The Misenchanted Sword by Lawrence Watt-Evans
What an odd book! (--in a good way.)
Some time ago, nihilistic_kid posted the George Costanza of writing advice--do the exact opposite of whatever your instincts tell you to do. This book, originally published in 1985 (now re-released as a mmpb with a misspelled typo on the copyright page--adorable little book!) is exactly that book for me. Just about everything in it is just the opposite of what I would do.
Picture this: You have a book in your hand in which the protagonist is a former soldier and special assassin who, now that the war is over, runs his own inn. Word gets out about who he used to be, as they naturally do, and people try to lure him out of retirement for a special mission...
Now, where do you think this would appear in the book? Page 3? Page 10? Actually, it's page 250 or so. The cliched opening is buried well into the book, and the protagonist wants nothing to do with adventure of any kind. He hates fighting, resents his magic sword and would rather live as though it didn't exist at all. And that's what he does.
Let's back up: The story opens in the middle of a centuries-long war. Valder is a scout trapped behind enemy lines and fleeing from a patrol. He stumbles on a hermit-wizard's hut and, through a series of event that are not complicated but that I can't type in before my lunch break ends, winds up with a magic sword. An unbeatable magic sword.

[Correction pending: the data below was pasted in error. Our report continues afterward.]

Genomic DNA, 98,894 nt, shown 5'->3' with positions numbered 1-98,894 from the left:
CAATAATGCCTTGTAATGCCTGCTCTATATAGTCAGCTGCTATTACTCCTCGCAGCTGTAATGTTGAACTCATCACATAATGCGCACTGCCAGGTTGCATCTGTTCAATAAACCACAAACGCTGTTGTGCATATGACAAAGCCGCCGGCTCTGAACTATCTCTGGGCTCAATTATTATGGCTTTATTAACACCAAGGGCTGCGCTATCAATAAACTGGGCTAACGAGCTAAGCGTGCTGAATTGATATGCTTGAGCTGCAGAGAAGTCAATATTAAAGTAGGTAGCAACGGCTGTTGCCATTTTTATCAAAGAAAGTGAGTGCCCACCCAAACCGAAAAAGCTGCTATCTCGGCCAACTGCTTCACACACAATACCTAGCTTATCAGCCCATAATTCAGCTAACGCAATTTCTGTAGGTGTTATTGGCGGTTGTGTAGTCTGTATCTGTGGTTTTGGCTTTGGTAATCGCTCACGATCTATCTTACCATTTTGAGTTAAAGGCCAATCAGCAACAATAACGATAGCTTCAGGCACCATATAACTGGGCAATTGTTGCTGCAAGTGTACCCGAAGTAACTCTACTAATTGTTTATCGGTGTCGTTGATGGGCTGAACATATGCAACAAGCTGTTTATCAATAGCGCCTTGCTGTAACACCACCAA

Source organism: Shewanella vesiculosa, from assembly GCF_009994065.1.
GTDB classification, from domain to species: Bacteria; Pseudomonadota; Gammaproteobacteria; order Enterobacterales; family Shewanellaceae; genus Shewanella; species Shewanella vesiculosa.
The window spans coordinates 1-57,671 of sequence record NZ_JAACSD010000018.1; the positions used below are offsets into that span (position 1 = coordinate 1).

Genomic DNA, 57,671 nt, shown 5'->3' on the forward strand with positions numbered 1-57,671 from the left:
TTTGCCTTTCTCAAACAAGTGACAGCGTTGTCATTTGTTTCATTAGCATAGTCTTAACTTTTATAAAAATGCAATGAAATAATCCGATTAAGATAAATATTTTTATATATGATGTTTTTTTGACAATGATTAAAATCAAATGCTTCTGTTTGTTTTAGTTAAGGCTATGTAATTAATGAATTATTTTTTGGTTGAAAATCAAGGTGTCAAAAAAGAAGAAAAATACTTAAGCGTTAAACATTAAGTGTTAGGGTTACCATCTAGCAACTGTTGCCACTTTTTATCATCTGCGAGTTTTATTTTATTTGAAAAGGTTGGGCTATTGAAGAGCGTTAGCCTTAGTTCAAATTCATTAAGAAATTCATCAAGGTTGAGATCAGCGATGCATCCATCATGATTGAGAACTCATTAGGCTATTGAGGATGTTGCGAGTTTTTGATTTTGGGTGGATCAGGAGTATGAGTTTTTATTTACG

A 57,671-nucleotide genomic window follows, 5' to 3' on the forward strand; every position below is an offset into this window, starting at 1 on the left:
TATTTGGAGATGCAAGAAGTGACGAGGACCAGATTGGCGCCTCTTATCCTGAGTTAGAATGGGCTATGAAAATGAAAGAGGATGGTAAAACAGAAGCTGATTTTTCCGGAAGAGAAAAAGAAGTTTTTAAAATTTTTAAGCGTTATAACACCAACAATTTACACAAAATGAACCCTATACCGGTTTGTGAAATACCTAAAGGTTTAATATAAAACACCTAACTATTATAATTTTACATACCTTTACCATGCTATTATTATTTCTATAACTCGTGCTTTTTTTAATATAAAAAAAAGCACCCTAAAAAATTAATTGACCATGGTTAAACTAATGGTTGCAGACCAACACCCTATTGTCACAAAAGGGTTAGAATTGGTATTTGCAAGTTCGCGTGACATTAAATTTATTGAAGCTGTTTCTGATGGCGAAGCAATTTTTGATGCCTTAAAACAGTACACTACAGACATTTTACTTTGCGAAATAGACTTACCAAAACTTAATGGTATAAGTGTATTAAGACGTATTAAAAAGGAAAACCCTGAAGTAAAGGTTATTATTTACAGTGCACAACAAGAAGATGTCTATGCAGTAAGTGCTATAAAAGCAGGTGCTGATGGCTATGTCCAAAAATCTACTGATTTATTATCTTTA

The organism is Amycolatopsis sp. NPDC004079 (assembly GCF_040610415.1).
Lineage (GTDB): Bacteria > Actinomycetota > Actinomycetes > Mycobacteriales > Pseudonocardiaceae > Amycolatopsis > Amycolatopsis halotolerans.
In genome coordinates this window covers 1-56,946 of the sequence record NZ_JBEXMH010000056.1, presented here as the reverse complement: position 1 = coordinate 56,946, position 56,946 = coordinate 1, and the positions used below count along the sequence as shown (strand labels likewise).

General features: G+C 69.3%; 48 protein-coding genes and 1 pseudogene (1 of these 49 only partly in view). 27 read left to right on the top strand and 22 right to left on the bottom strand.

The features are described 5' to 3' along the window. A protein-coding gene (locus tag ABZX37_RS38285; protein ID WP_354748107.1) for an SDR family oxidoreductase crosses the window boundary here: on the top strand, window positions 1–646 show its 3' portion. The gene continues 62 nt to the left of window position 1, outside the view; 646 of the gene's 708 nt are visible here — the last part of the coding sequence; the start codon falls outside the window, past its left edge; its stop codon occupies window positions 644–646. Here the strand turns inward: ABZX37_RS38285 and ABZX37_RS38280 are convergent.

Except the magic doesn't work all that well. Well, it works, but with some annoying limitations.
Once he rejoins his unit, he's drafted as an assassin. Now, if I'd written the book, I'd have described a couple of his missions. That doesn't happen here. The assassinations all take place off-screen (so to speak). That section of the book is almost entirely devoted to Valder's time at the castle: hanging with his friends, fretting about his assignment, and the women he meets.
When the war ends, Valder is nowhere near the action. In fact, the war is ended by the gods, who step in, defeat the foreigners and voila! Peace! Our protagonist is kicking back in his room when it happens.
The next section of the book--and it's quite a long one--deals with his mustering out and wandering around his own country in peacetime. A lot of men are suddenly out of work, and the economy is in shambles. What's an ex-soldier to do if he doesn't want to farm and has no interest in the magic sword on his hip?
That next section is the bulk of the book, and it's largely an account of life after wartime. Eventually, Valder realizes that, while the sword will keep him alive for a very long time, it won't protect him from injury or stop the aging process. At the end of his life, the sword becomes important again as he realizes that he's destined to be an invalid that can never die. How can he find a dignified end to his life?
This is a very relaxing novel. The protagonist isn't insightful or philosophical--he doesn't spend his days at the castle thinking about the intricasies of loyalty or duty. There are no deep moral quandries. He's just a regular guy, not particularly smart or skilled, who isn't even sure what he wants out of life.
It's a genial book. That's how I would describe it. Genial.
And boy, did I ever need genial these last couple weeks.